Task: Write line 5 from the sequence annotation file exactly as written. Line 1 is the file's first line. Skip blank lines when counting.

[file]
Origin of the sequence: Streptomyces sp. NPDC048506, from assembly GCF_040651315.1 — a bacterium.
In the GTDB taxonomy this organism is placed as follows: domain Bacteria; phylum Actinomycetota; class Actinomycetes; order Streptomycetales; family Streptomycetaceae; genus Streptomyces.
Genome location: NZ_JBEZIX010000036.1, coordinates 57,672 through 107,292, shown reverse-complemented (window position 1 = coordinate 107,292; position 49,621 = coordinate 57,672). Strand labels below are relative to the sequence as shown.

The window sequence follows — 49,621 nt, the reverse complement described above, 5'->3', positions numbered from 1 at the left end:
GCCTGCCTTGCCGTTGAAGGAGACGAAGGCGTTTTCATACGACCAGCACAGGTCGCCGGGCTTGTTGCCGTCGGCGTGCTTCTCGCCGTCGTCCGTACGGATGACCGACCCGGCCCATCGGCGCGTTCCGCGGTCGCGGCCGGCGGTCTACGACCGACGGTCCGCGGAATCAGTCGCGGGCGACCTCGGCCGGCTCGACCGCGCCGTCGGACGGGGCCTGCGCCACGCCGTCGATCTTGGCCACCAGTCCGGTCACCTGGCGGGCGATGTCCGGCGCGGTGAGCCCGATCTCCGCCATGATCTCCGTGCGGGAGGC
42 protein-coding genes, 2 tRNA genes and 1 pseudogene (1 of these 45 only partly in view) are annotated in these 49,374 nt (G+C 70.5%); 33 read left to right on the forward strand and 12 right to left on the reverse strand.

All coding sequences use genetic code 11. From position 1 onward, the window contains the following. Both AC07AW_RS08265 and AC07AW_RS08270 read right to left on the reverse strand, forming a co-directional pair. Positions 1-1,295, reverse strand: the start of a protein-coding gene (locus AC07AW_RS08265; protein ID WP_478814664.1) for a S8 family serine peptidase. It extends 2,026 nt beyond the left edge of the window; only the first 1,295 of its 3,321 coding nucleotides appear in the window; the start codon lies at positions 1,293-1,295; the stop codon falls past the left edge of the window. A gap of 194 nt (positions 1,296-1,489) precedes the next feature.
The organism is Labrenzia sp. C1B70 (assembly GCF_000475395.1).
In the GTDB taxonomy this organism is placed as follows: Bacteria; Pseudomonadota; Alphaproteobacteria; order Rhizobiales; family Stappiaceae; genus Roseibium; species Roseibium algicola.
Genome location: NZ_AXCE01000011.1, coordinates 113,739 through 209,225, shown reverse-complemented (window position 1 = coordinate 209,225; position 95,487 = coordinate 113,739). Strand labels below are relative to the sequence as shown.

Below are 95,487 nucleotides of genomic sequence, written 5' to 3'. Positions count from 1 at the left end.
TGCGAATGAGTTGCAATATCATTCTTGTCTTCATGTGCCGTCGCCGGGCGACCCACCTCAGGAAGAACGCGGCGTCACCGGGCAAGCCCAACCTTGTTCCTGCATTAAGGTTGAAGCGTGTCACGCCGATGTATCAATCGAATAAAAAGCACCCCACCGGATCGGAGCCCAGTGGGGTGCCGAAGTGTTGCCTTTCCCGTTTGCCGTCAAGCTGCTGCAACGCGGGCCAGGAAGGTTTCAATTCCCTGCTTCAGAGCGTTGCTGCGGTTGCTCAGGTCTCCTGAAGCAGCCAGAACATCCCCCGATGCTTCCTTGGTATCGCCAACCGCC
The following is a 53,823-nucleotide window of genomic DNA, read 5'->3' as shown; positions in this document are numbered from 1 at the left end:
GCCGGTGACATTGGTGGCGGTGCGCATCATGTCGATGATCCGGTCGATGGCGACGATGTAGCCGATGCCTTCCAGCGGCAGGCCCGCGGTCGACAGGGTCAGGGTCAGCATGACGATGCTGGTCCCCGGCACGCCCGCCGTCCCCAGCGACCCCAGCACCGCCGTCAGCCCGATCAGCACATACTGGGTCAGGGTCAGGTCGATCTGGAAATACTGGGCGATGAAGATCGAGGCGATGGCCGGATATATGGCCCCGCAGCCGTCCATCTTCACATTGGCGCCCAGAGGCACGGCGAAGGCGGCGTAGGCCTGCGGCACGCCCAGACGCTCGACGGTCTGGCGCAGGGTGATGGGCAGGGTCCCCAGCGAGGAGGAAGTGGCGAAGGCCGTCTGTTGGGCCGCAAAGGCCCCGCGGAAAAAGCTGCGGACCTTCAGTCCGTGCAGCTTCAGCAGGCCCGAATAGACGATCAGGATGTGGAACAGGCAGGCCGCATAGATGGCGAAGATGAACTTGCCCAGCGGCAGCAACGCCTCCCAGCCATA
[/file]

GCCTGCCTTGCCGTTGAAGGAGACGAAGGCGTTTTCATACGACCAGCACAGGTCGCCGGGCTTGTTGCCGTCGGCGTGCTTCTCGCCGTCGTCCGTACGGATGACCGACCCGGCCCATCGGCGCGTTCCGCGGTCGCGGCCGGCGGTCTACGACCGACGGTCCGCGGAATCAGTCGCGGGCGACCTCGGCCGGCTCGACCGCGCCGTCGGACGGGGCCTGCGCCACGCCGTCGATCTTGGCCACCAGTCCGGTCACCTGGCGGGCGATGTCCGGCGCGGTGAGCCCGATCTCCGCCATGATCTCCGTGCGGGAGGC